21 April 2009

UCL Business PLC (UCLB) and Pfizer Regenerative Medicine today announced that they have entered into a collaboration and licence agreement focused on gaining better understanding into how to develop stem cell-based therapies for certain ophthalmic conditions.

The Pfizer/UCL collaboration brings together the pioneering work of university researchers in the field of cell-based therapies and Pfizer’s expertise in the design and delivery of therapeutics. Pfizer’s contributions will include expertise in the design and execution of clinical studies and interaction with global regulators as well as in product manufacturing techniques. The collaboration will examine how human embryonic stem (hES) cells differentiate into retinal pigment epithelium (RPE) with the goal of developing stem cell-based therapies primarily for wet and dry macular degeneration (AMD).

“We are excited to be working with pioneers in the field of stem cell ophthalmology from UCL,” said Ruth McKernan, PhD, Chief Scientific Officer of Pfizer Regenerative Medicine. “While we have much to learn about how stem cells can be used therapeutically, we are confident that this relationship will increase that understanding and help us advance to a time when our work may benefit patients worldwide.”

Under the terms of the agreement, Pfizer will provide funding to UCL to enable research into the development of stem cell-based therapies for AMD as well as other retinal diseases. Pfizer is granted exclusive worldwide rights to develop and commercialise an RPE stem cell-based therapeutic in the ophthalmology field. After the completion of preclinical safety studies, Pfizer will have the option to conduct clinical trials to determine efficacy of treatment and commercialise any resulting product.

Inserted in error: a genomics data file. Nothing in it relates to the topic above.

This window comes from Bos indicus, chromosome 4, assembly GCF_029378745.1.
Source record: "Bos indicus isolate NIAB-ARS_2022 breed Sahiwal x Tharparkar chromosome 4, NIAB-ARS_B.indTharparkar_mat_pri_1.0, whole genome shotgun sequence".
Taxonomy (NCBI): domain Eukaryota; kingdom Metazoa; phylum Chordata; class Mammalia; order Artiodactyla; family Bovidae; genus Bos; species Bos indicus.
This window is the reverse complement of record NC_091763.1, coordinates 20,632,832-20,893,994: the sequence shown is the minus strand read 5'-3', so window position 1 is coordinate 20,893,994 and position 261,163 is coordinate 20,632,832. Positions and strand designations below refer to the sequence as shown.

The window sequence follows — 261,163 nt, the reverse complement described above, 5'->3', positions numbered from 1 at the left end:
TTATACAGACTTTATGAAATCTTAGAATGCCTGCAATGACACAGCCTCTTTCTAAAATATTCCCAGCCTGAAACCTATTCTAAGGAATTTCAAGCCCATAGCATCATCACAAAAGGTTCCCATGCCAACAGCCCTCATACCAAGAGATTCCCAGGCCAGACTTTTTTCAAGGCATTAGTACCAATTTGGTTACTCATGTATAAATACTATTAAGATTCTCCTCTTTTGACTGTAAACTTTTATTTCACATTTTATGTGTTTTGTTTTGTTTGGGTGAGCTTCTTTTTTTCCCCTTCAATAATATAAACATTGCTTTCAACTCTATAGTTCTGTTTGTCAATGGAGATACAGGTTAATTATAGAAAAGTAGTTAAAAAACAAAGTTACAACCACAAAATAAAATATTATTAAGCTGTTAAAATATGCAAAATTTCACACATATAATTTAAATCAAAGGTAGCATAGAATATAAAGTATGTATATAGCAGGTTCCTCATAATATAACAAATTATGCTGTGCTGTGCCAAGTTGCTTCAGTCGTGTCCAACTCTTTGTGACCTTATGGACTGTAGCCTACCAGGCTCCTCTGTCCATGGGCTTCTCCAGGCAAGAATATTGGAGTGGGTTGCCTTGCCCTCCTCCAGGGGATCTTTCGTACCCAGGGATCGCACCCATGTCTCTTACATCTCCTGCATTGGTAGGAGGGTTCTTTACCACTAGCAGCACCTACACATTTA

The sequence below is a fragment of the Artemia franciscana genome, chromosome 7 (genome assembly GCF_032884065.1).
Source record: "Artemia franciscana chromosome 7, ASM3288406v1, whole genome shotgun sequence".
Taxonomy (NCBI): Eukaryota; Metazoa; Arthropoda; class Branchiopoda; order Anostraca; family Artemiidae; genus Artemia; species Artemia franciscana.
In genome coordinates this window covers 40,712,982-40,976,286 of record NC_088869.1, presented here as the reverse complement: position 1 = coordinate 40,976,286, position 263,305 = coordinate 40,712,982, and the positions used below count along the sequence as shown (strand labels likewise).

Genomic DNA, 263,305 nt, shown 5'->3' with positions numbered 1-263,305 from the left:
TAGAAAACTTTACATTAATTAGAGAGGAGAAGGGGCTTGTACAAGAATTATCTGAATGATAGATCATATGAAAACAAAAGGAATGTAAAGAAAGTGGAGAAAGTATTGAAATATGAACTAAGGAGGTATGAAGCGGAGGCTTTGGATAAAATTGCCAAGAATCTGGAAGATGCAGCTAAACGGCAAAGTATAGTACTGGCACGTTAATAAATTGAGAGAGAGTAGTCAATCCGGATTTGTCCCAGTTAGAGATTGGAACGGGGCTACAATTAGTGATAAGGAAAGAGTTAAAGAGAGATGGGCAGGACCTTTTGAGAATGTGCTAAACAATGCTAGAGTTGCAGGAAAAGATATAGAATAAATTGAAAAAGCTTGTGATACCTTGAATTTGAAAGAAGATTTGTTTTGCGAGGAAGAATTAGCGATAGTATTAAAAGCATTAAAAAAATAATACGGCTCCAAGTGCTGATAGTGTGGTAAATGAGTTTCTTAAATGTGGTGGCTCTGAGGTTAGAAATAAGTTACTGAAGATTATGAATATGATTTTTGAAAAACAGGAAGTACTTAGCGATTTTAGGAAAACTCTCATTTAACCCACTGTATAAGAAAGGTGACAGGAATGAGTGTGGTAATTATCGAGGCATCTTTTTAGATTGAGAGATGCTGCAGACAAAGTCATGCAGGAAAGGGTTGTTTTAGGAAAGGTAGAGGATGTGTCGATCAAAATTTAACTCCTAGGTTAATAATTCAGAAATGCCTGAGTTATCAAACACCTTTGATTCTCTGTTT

Pfizer is a leader in the development and marketing of medical therapies for ophthalmologic disease and has active efforts in retinal diseases, glaucoma and dry eye syndrome. The alliance with UCL will help Pfizer to remain at the leading edge of research into new therapies for ophthalmic disease.

“We have not only the benefit of Pfizer’s experience of the regulatory process and their expertise in stem cell technology but the ability, if this works, to produce on a much larger scale. It has huge implications, not only for our project, but for the field of regenerative medicine as a whole. And it is great that Britain is at the forefront of this research,” said Professor Pete Coffey, UCL Institute for Ophthalmology and Director of the London Project.

In November 2008, Pfizer launched the Pfizer Regenerative Medicine research unit. This independent research organisation will build on Pfizer’s years of experience in this field and recent scientific progress in understanding the biology of stem cells and the opportunity it provides to discover and develop a new generation of medicines for major medical needs. Initial research in this area by Pfizer was focused on the development in drug discovery tools and now expands into developing a new generation of regenerative medicines for major medical needs that could benefit millions of patients worldwide.

The collaboration with UCL helps to place Pfizer at the cutting edge of efforts in the field of regenerative medicines and support the company’s goal to be a leader in the discovery and development of biotherapeutics and in bringing life-changing medicines to patients in need.

The London Project
The London Project to Cure Blindness aims to make the most of human embryonic stem cells to prevent blindness and restore sight in patients with AMD by 2011. The goal is to replace cells essential for “seeing” lost by disease at the back of the eye. The aim is to repair and regenerate the aged diseased eye using human embryonic stem cells which have been transformed into the cells affected in AMD – the support cells for the photoreceptors (retinal pigment epithelium)and the photoreceptors. The cells will be surgically implanted into a clinical population of AMD patients.

About Pfizer
Founded in 1849, Pfizer is the world’s premier biopharmaceutical company taking new approaches to better health. We discover, develop, manufacture and deliver quality, safe and effective prescription medicines to treat and help prevent disease for both people and animals. We also partner with healthcare providers, governments and local communities around the world to expand access to our medicines and to provide better quality health care and health system support. At Pfizer, more than 80,000 colleagues in more than 90 countries work every day to help people stay happier and healthier longer and to reduce the human and economic burden of disease worldwide. www.pfizer.co.uk

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Further Information
For further information contact Dr Sophie Khanna, Senior Business Manager, UCL Business PLC on 020 7679 9000, (s.khanna@uclb.com)